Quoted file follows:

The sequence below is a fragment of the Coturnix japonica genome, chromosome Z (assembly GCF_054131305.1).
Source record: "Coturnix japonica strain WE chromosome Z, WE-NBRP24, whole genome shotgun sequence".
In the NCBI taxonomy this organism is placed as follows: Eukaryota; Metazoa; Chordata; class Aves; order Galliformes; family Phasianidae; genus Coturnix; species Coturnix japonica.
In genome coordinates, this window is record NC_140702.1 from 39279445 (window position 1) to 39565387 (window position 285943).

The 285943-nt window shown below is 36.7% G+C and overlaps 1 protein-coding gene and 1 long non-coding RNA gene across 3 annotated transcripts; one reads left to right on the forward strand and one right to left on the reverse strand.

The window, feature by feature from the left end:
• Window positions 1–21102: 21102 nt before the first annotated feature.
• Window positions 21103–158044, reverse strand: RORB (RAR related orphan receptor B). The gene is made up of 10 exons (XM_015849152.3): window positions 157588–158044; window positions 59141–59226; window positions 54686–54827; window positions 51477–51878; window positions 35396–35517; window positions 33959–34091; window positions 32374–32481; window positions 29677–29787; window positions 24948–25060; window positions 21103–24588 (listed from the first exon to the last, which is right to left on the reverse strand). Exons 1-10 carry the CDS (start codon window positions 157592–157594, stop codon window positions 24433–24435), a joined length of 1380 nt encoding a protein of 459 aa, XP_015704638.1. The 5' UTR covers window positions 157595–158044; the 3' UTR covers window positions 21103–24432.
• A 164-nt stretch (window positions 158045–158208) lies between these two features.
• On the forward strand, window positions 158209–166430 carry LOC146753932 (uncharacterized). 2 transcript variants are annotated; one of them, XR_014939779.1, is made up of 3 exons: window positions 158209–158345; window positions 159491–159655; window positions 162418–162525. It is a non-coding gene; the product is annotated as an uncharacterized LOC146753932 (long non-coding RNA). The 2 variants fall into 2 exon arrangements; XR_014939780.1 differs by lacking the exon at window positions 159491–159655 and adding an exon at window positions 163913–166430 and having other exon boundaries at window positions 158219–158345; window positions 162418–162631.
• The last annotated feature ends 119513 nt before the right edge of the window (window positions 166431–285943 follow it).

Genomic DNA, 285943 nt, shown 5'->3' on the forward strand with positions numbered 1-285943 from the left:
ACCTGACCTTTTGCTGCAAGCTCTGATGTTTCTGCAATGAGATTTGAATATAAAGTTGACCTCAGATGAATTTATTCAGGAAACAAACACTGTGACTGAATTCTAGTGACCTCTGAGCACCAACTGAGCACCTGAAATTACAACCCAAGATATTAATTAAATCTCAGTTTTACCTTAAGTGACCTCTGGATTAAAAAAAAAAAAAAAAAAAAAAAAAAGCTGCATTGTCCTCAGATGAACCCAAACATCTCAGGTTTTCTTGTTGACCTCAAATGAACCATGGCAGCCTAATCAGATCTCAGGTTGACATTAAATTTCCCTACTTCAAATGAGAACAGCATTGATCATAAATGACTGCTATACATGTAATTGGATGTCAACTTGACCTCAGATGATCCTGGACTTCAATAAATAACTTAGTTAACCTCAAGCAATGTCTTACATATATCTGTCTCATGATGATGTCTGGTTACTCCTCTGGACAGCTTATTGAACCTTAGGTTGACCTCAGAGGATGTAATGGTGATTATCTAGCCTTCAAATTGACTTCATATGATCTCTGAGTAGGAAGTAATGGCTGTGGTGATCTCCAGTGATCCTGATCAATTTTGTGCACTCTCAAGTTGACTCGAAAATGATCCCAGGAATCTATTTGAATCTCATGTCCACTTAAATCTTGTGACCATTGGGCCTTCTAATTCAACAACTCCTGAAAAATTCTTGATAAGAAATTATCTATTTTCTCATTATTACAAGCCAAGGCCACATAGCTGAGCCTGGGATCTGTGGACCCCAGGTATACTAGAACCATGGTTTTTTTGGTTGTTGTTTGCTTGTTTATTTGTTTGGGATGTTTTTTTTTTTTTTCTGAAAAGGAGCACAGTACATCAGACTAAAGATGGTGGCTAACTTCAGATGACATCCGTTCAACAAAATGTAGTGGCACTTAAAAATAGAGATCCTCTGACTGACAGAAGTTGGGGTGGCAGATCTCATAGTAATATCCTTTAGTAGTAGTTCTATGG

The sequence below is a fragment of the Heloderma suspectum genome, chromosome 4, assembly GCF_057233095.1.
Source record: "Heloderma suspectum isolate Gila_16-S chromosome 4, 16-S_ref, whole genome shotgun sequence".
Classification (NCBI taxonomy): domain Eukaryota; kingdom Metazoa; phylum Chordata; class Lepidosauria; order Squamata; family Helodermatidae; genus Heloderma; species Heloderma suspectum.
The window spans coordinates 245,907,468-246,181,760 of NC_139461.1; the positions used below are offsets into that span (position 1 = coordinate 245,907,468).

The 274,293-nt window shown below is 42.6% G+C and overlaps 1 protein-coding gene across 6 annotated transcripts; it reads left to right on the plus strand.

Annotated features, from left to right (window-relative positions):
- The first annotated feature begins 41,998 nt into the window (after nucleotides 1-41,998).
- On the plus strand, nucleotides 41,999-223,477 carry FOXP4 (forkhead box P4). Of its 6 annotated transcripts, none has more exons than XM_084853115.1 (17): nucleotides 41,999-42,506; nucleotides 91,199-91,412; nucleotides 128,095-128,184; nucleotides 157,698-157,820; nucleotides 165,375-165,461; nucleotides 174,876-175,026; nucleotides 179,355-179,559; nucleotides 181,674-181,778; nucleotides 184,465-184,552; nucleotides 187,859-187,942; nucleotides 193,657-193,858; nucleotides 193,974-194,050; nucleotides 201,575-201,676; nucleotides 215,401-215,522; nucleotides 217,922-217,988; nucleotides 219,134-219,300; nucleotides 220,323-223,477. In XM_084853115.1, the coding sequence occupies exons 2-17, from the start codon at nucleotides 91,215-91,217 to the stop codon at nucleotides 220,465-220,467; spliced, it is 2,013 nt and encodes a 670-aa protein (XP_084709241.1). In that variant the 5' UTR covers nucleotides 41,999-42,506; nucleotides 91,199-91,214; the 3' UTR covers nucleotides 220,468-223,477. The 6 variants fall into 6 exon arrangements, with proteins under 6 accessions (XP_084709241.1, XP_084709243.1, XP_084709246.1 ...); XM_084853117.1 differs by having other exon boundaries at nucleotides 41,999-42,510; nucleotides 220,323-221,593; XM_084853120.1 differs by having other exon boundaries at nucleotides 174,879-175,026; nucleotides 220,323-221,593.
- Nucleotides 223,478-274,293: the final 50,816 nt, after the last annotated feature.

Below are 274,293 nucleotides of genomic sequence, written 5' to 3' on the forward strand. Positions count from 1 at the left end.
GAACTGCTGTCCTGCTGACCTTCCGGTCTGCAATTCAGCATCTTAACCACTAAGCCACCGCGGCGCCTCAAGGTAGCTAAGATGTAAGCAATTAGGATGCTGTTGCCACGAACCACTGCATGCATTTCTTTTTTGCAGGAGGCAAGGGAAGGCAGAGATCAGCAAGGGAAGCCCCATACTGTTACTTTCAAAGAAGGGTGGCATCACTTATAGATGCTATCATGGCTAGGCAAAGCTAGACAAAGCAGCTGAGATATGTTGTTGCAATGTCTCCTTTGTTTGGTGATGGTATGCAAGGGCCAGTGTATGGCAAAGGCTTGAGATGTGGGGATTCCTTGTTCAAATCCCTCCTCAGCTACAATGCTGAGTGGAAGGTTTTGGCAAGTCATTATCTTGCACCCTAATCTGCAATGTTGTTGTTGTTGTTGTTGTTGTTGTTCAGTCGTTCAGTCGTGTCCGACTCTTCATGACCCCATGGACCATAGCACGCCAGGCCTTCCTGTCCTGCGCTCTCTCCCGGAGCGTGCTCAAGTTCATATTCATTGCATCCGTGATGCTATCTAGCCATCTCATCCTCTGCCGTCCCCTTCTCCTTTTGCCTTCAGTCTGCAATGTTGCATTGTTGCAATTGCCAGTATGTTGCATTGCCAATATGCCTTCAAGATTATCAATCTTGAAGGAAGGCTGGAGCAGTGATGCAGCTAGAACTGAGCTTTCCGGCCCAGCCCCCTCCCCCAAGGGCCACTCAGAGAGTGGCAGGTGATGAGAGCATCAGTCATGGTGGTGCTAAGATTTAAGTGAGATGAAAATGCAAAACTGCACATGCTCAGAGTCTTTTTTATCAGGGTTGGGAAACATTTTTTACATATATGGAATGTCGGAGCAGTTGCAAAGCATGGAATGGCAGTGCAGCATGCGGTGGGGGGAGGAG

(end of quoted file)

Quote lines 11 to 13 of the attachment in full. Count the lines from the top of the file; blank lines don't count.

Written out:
• The last annotated feature ends 119513 nt before the right edge of the window (window positions 166431–285943 follow it).

Genomic DNA, 285943 nt, shown 5'->3' on the forward strand with positions numbered 1-285943 from the left:
ACCTGACCTTTTGCTGCAAGCTCTGATGTTTCTGCAATGAGATTTGAATATAAAGTTGACCTCAGATGAATTTATTCAGGAAACAAACACTGTGACTGAATTCTAGTGACCTCTGAGCACCAACTGAGCACCTGAAATTACAACCCAAGATATTAATTAAATCTCAGTTTTACCTTAAGTGACCTCTGGATTAAAAAAAAAAAAAAAAAAAAAAAAAAGCTGCATTGTCCTCAGATGAACCCAAACATCTCAGGTTTTCTTGTTGACCTCAAATGAACCATGGCAGCCTAATCAGATCTCAGGTTGACATTAAATTTCCCTACTTCAAATGAGAACAGCATTGATCATAAATGACTGCTATACATGTAATTGGATGTCAACTTGACCTCAGATGATCCTGGACTTCAATAAATAACTTAGTTAACCTCAAGCAATGTCTTACATATATCTGTCTCATGATGATGTCTGGTTACTCCTCTGGACAGCTTATTGAACCTTAGGTTGACCTCAGAGGATGTAATGGTGATTATCTAGCCTTCAAATTGACTTCATATGATCTCTGAGTAGGAAGTAATGGCTGTGGTGATCTCCAGTGATCCTGATCAATTTTGTGCACTCTCAAGTTGACTCGAAAATGATCCCAGGAATCTATTTGAATCTCATGTCCACTTAAATCTTGTGACCATTGGGCCTTCTAATTCAACAACTCCTGAAAAATTCTTGATAAGAAATTATCTATTTTCTCATTATTACAAGCCAAGGCCACATAGCTGAGCCTGGGATCTGTGGACCCCAGGTATACTAGAACCATGGTTTTTTTGGTTGTTGTTTGCTTGTTTATTTGTTTGGGATGTTTTTTTTTTTTTTCTGAAAAGGAGCACAGTACATCAGACTAAAGATGGTGGCTAACTTCAGATGACATCCGTTCAACAAAATGTAGTGGCACTTAAAAATAGAGATCCTCTGACTGACAGAAGTTGGGGTGGCAGATCTCATAGTAATATCCTTTAGTAGTAGTTCTATGG